So how do I pull my world to me, but at the same time connect out to larger communities while prevent my information from becoming trapped in a social silo? The answer begins with open source software which leads me to WordPress.

We have been playing around with WordPress, with plugins and themes and with WordPress Multiuser. The first part of any social network exists within this platform. What you learn about me here on this blog is far richer than what you will find on my Facebook, Myspace or any other profile. My activity is here and so one of the most significant components of any social network - the profile already exists. Now, since I don't advocate unplugging from the larger Internet ecosystem what is needed are plugins that pull my data from all the places I live on the Internet. I know there are a few plugins to pull from delicious etc, but what I am envisioning is FriendFeed. A plugin that can pull my data from any and all services I use. For richer interactions the plugin will use the services specific APIs. For other systems use Atom or RSS. These services will be available to my 'friends' via an opml file. For simplicity put a 'friend request' button the the blog. A successful request will result in an exchange of opml files between my new friend and I. Now I can watch my friend's delicious, flickr and twitter accounts via my blog. The content could be fed to a public or private page for the world to see. Add commenting to each of these entries. Let the comments float between blogs so that they show up for anyone participating in the conversation. Think of the Facebook news feed, but on your blog.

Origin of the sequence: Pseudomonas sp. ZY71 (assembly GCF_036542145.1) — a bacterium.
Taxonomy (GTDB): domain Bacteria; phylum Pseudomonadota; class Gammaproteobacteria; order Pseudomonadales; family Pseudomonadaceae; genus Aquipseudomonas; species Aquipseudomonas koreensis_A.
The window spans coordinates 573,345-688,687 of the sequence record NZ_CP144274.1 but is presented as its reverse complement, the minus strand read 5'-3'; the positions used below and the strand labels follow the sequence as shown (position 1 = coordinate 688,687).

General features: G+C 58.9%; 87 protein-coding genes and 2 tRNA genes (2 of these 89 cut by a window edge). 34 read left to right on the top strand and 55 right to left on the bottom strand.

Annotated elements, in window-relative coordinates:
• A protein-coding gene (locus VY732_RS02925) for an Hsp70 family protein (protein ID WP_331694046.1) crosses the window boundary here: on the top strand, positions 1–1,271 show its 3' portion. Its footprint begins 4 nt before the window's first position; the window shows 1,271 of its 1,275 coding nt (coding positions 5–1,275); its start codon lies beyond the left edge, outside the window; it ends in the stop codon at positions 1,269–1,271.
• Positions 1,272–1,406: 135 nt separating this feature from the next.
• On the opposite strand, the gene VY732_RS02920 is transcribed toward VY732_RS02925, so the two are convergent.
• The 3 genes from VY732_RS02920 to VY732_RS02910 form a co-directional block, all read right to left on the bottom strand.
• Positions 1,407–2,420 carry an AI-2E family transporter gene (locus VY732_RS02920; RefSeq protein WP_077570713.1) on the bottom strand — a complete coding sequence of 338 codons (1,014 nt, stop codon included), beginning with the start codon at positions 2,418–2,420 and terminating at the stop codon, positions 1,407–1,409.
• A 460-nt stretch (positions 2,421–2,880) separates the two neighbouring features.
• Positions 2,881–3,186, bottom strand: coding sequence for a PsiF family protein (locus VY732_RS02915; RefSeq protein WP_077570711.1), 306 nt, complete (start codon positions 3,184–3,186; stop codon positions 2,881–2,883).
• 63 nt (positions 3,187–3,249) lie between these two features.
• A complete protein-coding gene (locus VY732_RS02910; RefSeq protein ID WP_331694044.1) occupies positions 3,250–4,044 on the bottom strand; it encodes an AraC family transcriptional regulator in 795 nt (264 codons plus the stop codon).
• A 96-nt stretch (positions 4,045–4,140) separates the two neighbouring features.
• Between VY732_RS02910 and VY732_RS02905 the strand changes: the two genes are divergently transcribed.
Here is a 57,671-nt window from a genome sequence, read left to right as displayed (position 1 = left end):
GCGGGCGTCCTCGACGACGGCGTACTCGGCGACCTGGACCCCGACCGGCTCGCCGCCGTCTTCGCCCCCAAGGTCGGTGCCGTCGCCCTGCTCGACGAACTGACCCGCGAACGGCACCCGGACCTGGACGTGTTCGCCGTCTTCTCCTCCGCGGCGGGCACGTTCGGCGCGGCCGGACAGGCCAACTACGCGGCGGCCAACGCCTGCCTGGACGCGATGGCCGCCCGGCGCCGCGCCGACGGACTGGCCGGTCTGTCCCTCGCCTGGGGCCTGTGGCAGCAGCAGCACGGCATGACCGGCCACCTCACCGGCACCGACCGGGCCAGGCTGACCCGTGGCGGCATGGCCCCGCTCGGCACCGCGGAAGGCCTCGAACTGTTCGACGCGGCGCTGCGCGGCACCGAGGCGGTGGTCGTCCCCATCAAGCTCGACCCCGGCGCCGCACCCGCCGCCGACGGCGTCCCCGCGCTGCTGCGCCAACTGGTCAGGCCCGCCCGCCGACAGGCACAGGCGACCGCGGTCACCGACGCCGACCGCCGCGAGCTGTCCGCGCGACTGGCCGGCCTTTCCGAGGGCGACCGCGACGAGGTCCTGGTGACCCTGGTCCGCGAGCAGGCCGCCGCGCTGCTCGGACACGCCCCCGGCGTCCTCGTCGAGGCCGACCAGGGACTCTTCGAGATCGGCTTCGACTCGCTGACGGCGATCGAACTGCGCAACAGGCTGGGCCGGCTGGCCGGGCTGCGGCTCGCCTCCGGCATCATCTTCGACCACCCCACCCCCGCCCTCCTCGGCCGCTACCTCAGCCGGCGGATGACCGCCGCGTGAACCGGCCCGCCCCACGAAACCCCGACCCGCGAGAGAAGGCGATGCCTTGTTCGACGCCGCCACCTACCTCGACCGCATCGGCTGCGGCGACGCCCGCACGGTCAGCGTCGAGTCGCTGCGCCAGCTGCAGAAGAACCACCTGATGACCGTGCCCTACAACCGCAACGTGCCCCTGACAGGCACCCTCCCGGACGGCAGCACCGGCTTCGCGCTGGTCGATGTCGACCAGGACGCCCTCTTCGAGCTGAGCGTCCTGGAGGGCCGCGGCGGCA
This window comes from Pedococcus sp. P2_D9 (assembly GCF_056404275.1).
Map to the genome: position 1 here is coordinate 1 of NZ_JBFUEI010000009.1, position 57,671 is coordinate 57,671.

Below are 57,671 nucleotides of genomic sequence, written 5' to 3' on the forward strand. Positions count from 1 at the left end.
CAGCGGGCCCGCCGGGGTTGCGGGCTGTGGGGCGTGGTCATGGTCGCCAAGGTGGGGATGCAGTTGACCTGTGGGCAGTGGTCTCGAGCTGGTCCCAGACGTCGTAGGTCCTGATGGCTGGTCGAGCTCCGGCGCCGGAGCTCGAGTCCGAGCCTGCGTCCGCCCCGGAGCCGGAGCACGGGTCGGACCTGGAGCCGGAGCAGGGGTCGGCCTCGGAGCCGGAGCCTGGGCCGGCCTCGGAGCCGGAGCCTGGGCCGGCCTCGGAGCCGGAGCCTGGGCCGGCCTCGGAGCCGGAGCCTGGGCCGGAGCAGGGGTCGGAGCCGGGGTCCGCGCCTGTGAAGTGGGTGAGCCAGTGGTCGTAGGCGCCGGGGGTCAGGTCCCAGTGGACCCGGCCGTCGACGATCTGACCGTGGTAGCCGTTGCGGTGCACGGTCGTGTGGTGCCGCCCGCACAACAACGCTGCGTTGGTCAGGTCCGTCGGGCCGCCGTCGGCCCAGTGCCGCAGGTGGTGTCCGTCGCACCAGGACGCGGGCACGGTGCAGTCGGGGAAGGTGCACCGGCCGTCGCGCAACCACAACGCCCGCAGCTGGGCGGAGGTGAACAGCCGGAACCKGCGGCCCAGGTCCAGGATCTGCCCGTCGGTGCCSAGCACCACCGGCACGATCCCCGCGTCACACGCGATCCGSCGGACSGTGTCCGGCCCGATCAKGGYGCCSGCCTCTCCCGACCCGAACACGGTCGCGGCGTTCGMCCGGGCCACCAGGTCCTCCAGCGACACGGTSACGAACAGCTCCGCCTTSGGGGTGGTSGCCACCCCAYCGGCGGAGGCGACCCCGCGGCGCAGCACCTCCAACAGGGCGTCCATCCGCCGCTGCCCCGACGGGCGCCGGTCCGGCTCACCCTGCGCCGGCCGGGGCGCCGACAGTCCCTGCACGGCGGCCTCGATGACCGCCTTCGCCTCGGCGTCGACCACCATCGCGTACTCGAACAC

Another plugin would let me manage my relationships with my friends would let me specify who shows up in my blog roles and would be exportable via FOAF. That information could be used to establish trust - ie my friends probably trust me and if I am trusted by a friend of a friend then when I post on another guy's blog I am automatically trusted and we keep the spam bots out. This method works for Twitter and I think it could work on an open network.